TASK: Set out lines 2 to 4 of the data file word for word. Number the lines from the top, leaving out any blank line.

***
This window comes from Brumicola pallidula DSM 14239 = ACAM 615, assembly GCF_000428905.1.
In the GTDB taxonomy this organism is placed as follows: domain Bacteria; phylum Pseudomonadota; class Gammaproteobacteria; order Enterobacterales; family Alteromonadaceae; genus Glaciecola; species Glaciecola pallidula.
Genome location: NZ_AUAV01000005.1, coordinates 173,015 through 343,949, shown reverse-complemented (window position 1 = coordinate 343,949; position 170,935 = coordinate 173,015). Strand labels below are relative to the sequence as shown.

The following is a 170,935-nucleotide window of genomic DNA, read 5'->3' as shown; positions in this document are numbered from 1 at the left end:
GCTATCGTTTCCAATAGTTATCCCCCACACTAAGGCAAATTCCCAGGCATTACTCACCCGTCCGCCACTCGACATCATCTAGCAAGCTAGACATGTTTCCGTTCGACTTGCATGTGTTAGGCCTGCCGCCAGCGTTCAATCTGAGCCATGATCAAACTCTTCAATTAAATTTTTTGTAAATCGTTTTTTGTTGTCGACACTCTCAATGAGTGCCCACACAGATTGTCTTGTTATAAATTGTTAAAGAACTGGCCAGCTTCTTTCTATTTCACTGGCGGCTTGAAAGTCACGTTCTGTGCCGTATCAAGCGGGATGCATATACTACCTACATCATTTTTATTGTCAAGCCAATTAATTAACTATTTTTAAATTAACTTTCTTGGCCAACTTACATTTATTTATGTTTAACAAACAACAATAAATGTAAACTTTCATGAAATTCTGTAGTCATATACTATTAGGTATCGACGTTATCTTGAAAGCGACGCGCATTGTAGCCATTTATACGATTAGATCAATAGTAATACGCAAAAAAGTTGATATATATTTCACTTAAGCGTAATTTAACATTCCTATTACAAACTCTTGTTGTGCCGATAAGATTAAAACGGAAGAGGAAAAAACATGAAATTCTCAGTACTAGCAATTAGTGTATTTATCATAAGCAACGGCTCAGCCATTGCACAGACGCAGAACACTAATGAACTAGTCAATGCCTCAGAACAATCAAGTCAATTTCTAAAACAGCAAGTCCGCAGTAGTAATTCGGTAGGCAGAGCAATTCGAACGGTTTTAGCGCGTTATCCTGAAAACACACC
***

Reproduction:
In the GTDB taxonomy this organism is placed as follows: domain Bacteria; phylum Pseudomonadota; class Gammaproteobacteria; order Enterobacterales; family Alteromonadaceae; genus Glaciecola; species Glaciecola pallidula.
Genome location: NZ_AUAV01000005.1, coordinates 173,015 through 343,949, shown reverse-complemented (window position 1 = coordinate 343,949; position 170,935 = coordinate 173,015). Strand labels below are relative to the sequence as shown.

The following is a 170,935-nucleotide window of genomic DNA, read 5'->3' as shown; positions in this document are numbered from 1 at the left end: